This week I went to the Media Archaeology Lab and chose to work with some new materials. I wanted to find something obscure, forgotten, and ideally a dead end. Then I found The Etch-A-Sketch Animator. This system is from 1986, and one can quickly tell. I was not quite sure what to make of the device, so I used my natural instincts. I created on the digital medium, what I find the digital world is most successful at circulating—cat memes. I recreated, as I could, Nyan Cat: the greatest of all cat memes. Nyan Cat him/herself may indeed be 8-bit, but I chose to work in this 2-bit medium of black/white, on/off, 1/0. In this binary dot-matrix interface, I recreated Nyan Cat, who became no longer ‘neon.’ Rather, a binary cat emerges, a Byan Cat, if you will.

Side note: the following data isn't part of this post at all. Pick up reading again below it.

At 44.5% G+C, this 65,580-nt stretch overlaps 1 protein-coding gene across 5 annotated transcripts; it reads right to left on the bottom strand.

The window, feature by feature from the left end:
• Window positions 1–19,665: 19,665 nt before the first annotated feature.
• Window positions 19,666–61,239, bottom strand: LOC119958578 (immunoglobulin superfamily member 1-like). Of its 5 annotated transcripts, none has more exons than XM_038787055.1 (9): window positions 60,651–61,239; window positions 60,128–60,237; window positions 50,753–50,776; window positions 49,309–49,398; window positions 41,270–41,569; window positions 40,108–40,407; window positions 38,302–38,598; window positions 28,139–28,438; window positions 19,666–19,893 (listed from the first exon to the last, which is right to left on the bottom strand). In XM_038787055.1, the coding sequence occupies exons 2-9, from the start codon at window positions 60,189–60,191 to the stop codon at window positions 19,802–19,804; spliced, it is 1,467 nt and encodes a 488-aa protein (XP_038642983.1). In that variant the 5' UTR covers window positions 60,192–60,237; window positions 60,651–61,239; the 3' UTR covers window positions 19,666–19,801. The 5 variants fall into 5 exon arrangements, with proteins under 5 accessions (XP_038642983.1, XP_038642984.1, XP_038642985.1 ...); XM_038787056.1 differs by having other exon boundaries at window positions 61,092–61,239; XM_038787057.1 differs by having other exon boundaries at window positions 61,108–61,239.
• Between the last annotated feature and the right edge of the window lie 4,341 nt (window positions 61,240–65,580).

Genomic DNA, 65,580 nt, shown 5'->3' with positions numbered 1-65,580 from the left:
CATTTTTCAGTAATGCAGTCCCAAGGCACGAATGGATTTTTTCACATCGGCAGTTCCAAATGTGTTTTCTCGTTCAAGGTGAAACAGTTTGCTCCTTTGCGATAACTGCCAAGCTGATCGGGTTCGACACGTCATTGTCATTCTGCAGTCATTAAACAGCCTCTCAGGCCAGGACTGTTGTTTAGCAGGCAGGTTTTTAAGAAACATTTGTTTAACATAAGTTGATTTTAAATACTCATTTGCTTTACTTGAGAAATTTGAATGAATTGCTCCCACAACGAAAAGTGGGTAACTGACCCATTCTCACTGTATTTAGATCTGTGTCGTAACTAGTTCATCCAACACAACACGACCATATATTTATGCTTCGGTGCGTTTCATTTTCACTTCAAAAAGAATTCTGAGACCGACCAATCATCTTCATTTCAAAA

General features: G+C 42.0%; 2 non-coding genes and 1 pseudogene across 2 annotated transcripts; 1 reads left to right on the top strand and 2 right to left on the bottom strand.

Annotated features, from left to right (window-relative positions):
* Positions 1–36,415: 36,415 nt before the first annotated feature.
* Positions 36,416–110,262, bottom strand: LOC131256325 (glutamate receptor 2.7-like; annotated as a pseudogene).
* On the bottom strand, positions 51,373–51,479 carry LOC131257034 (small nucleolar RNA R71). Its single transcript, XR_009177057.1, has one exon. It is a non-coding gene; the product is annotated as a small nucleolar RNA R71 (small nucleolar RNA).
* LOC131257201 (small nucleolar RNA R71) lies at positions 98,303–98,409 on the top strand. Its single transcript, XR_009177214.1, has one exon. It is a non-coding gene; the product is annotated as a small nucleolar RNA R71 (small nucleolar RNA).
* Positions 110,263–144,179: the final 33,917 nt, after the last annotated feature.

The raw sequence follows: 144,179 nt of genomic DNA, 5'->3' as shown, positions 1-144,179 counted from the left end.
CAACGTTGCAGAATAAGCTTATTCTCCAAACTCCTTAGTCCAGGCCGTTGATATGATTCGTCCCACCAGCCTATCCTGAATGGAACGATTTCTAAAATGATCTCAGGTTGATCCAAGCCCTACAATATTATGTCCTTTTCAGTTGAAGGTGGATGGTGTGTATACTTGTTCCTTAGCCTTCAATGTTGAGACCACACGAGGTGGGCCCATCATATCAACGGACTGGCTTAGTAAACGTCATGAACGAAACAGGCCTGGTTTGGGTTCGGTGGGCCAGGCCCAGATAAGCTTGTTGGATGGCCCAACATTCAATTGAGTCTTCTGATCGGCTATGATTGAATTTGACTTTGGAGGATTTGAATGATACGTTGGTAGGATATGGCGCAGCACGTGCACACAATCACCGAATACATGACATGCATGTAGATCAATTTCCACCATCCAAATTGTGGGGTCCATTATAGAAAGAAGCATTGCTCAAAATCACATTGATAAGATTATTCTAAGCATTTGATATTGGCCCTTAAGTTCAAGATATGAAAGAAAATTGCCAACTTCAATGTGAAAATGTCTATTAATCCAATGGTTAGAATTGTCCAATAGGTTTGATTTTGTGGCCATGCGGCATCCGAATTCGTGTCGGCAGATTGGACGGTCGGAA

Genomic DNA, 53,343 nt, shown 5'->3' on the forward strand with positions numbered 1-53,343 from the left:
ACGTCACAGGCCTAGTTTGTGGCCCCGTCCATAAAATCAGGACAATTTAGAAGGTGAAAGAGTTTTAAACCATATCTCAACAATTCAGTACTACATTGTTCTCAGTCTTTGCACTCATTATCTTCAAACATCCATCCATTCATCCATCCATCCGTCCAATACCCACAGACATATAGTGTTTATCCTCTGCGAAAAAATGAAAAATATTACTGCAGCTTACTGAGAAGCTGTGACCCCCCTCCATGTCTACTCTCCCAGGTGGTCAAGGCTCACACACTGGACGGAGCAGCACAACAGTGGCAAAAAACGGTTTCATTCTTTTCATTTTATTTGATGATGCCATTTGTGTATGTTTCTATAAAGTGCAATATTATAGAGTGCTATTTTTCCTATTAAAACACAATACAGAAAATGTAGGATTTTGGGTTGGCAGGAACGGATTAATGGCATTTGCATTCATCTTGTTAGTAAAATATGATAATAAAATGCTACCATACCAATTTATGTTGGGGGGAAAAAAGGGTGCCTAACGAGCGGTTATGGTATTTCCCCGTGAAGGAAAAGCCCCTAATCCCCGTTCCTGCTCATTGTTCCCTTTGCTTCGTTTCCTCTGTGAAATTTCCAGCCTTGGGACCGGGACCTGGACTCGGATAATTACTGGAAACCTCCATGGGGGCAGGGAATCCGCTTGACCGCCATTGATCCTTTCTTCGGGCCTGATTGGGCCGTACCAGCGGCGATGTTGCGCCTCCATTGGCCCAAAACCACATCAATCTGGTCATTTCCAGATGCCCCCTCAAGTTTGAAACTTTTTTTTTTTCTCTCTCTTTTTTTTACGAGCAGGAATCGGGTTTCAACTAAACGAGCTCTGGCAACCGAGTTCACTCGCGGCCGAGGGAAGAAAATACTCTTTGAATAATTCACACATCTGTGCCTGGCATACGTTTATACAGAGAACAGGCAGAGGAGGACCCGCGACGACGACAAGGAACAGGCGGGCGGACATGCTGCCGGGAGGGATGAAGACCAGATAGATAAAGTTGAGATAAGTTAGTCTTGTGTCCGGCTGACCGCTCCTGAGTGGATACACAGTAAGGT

But jests aside, such interfaces have a propensity for re-creating the familiar, the known, the producible/reproducible, and that which brings one joy. As a child, I never had an Etch-A-Sketch Animator, but I did have a traditional Etch-A-Sketch. Within this frame I used the magnetic particles to create, what I will describe now as, binary images. Ultimately, this Etch-A-Sketch Animator may be forgotten and a technological dead-end, but it functions here as a piece of technology that forces the user to rethink the experience with an interface, and similar interfaces. The Etch-A-Sketch Animator, self-consciously digital, forces one to reconsider the traditional Etch-A-Sketch. The Etch-A-Sketch, produced in 1960, may pre-date the digital. But this ever-present childhood play toy, I argue, popularizes a lineographic, binary writing surface for the masses. This 1960s toy propagates the binary frame, predating the home computer, but preparing an entire generation for the adoption of a new binary interface in the first monochromatic computer monitors.